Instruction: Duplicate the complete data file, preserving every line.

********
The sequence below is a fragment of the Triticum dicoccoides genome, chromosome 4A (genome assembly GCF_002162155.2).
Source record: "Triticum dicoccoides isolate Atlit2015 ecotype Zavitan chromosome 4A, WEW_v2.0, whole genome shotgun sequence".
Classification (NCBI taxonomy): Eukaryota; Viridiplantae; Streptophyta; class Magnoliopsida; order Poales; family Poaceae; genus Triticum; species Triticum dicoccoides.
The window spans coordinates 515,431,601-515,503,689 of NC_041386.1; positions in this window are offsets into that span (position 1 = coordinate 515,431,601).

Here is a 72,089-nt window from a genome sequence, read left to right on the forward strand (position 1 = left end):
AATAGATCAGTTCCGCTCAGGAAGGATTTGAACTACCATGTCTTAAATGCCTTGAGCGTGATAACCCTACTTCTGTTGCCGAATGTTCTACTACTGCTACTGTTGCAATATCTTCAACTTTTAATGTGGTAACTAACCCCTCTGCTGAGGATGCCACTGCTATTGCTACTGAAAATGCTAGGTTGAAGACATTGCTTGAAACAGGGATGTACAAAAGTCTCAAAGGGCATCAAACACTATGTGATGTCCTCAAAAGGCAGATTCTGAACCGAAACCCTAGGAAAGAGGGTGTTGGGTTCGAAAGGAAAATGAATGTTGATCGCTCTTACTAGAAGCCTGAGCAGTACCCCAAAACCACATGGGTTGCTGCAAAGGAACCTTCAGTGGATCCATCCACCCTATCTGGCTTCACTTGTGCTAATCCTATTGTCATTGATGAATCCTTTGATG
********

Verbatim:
The sequence below is a fragment of the Triticum dicoccoides genome, chromosome 4A (genome assembly GCF_002162155.2).
Source record: "Triticum dicoccoides isolate Atlit2015 ecotype Zavitan chromosome 4A, WEW_v2.0, whole genome shotgun sequence".
Classification (NCBI taxonomy): Eukaryota; Viridiplantae; Streptophyta; class Magnoliopsida; order Poales; family Poaceae; genus Triticum; species Triticum dicoccoides.
The window spans coordinates 515,431,601-515,503,689 of NC_041386.1; positions in this window are offsets into that span (position 1 = coordinate 515,431,601).

Here is a 72,089-nt window from a genome sequence, read left to right on the forward strand (position 1 = left end):
AATAGATCAGTTCCGCTCAGGAAGGATTTGAACTACCATGTCTTAAATGCCTTGAGCGTGATAACCCTACTTCTGTTGCCGAATGTTCTACTACTGCTACTGTTGCAATATCTTCAACTTTTAATGTGGTAACTAACCCCTCTGCTGAGGATGCCACTGCTATTGCTACTGAAAATGCTAGGTTGAAGACATTGCTTGAAACAGGGATGTACAAAAGTCTCAAAGGGCATCAAACACTATGTGATGTCCTCAAAAGGCAGATTCTGAACCGAAACCCTAGGAAAGAGGGTGTTGGGTTCGAAAGGAAAATGAATGTTGATCGCTCTTACTAGAAGCCTGAGCAGTACCCCAAAACCACATGGGTTGCTGCAAAGGAACCTTCAGTGGATCCATCCACCCTATCTGGCTTCACTTGTGCTAATCCTATTGTCATTGATGAATCCTTTGATG